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As inconsistent as it is, the Irish mythology is far and away the most complete Celtic Mythology that has survived.  In that respect it can give you a good feel for what the religion was like as a culture.  For instance, the Greeks euhemerized the two historical invasions of their region into two succeeding generations of gods, with the the first two being depicted as evil (Uranos and Chronos both swallow their children) and therefore the emergence of a new generation is made out to be an improvement.  With the Greeks the first generation is totally impersonal, the second is full of nature personifications, and in the third the gods interact greatly with humans.

The Celts present their history without that seeming bias.  The Fomorians are never associated with evil.  For them the only differentiation seems to be that the Fomori had magic, and the Milesians were smarter.  The Fomori may lead you into their realm, but they generally try to help mankind.

With that backdrop in place, I would like to focus on the Welsh material a little more.  I would like to start with two of the British gods, both near and dear to me from my graduate days.  They are often found associated with each other in native archeological digs.  Belatacudros was a god of death, closely associated with the fertility deity Cernunnos.  Belatacudros was likely associated with crows, the scavengers of the dead.  Cernunnos’ symbol was the horns of a stag (his initial syllable of “cer” is probably from Celtic “horn”.  Pictures of Cernunnos normally include a cauldron or some sort of vat.  Together the two gods made for a sort of two-aspect deity along the same lines as Adonis among the Phoenicians or Osiris among the Egyptians.  As Belatacudros he was nature dying and when transformed into Cernunnos he was the rebirth.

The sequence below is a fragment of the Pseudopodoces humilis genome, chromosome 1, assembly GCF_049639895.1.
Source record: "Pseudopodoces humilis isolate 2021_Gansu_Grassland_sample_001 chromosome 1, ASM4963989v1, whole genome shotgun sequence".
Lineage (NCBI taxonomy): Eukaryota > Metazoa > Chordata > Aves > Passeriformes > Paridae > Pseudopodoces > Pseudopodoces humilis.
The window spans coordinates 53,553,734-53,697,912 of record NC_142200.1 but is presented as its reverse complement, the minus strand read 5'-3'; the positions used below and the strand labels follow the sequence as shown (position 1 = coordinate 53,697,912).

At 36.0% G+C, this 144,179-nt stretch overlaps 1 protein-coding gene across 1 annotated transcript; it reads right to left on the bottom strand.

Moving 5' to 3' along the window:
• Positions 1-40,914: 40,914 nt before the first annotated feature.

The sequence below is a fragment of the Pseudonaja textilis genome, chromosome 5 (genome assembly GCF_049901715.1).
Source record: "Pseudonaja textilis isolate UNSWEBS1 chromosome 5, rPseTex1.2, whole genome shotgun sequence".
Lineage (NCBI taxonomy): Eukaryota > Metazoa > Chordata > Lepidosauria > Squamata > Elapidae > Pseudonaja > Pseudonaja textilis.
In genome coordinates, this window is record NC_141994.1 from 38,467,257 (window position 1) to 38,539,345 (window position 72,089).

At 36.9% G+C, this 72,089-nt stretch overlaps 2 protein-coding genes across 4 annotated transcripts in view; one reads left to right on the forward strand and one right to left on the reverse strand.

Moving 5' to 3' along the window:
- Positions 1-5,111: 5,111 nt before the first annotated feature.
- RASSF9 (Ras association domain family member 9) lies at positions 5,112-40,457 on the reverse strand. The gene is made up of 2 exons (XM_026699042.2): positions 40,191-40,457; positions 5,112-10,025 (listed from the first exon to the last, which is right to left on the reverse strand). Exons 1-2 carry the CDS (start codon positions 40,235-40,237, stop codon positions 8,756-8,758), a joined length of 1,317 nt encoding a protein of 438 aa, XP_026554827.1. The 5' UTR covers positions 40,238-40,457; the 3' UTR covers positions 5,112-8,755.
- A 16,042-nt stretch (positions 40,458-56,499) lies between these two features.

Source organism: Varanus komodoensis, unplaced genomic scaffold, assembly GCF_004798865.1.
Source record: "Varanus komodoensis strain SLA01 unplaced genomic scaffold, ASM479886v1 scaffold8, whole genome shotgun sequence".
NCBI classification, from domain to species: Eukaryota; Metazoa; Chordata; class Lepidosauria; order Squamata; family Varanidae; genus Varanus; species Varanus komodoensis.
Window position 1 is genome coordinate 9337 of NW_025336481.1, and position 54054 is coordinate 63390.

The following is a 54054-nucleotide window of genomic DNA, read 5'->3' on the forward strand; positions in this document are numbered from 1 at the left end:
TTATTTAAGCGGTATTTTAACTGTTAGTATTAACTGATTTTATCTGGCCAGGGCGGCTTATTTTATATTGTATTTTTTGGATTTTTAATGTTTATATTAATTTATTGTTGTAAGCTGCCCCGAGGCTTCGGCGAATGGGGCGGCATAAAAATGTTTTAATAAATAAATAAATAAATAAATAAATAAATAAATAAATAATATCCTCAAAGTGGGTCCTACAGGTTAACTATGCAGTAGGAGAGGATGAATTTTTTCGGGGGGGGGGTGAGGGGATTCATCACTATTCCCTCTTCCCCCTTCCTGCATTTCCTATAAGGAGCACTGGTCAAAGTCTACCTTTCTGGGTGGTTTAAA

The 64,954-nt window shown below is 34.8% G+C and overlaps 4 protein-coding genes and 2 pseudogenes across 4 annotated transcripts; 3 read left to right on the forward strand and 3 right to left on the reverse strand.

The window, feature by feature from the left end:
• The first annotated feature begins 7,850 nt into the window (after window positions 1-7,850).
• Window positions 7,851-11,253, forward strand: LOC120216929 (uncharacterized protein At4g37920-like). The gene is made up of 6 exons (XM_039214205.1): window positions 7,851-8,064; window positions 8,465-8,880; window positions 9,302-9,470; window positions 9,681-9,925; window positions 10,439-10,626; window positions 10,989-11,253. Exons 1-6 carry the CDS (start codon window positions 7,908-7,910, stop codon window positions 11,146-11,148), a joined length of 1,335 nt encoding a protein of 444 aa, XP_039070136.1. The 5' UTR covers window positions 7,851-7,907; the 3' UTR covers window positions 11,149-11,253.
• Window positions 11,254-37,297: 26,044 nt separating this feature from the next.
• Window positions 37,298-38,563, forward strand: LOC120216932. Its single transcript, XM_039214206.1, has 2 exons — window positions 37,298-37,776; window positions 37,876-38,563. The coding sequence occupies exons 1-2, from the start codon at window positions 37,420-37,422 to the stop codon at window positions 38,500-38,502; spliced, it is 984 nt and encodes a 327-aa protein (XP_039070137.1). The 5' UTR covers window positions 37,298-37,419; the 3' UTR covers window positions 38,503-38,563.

Belatacudros was worshipped among the troops along Hadrian’s Wall, probably because he was linked to crows and death.  The Romano-British who followed would also take an interest in him.  Although they knew of more powerful gods like Lug and Manawydan, they generally chose him, in his shortened version of Beli, as the founder for their dynasties.  I can only assume he was so appealing because of that same connection with crows and death.  Both are often associated with warrior-kings in the British literature.

Belatacudros also shows up in Arthurian romances (which is where I found him).  There he is consistently linked to the holy grail in the persons of Pelles (the Grail King) or Pellinore (one of the protectors of the grail).  On the surface that seems odd.  As a Christian symbol, the association of death is wrong.

However, now that we know the grail was a cauldron used in the fertility rites by a subsection of British culture, it is feasible to see Belatacudros as an integral component of those rites.  In modern parlance, Belatacudros was the Old Year and Cernunnos the New Year.  That would explain their contrasting symbolism and undeniable association in the archeological record.

However, their connection with the grail lore and each other would make both Belatacudros and Cernunnos pre-Celtic deities that the Celts had forgotten were foreign gods.  I think that’s very interesting.  Hera and Aphrodite are two examples of pre-Greek deities.  Hera’s function is the cuckolded wife and Aphrodite is a nymphomaniac.  But for the Celts, there was no conflict in blending the old gods with the new pantheon and giving them a place of real importance.